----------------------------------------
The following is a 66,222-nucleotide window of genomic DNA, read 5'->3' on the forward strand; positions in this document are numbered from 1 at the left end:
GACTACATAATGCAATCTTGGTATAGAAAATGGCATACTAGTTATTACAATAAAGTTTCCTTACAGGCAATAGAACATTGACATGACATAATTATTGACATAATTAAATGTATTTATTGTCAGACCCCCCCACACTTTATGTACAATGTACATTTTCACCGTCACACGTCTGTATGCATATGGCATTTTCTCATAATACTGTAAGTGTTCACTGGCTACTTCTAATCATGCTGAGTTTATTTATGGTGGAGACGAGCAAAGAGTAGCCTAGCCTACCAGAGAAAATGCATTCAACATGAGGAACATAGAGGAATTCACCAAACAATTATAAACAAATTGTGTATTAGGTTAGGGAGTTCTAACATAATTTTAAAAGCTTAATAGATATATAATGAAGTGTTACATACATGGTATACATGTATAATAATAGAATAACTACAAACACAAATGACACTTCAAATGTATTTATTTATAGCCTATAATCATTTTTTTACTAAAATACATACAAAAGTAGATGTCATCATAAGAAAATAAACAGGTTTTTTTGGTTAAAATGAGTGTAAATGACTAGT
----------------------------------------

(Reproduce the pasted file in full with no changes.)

The following is a 66,222-nucleotide window of genomic DNA, read 5'->3' on the forward strand; positions in this document are numbered from 1 at the left end:
GACTACATAATGCAATCTTGGTATAGAAAATGGCATACTAGTTATTACAATAAAGTTTCCTTACAGGCAATAGAACATTGACATGACATAATTATTGACATAATTAAATGTATTTATTGTCAGACCCCCCCACACTTTATGTACAATGTACATTTTCACCGTCACACGTCTGTATGCATATGGCATTTTCTCATAATACTGTAAGTGTTCACTGGCTACTTCTAATCATGCTGAGTTTATTTATGGTGGAGACGAGCAAAGAGTAGCCTAGCCTACCAGAGAAAATGCATTCAACATGAGGAACATAGAGGAATTCACCAAACAATTATAAACAAATTGTGTATTAGGTTAGGGAGTTCTAACATAATTTTAAAAGCTTAATAGATATATAATGAAGTGTTACATACATGGTATACATGTATAATAATAGAATAACTACAAACACAAATGACACTTCAAATGTATTTATTTATAGCCTATAATCATTTTTTTACTAAAATACATACAAAAGTAGATGTCATCATAAGAAAATAAACAGGTTTTTTTGGTTAAAATGAGTGTAAATGACTAGT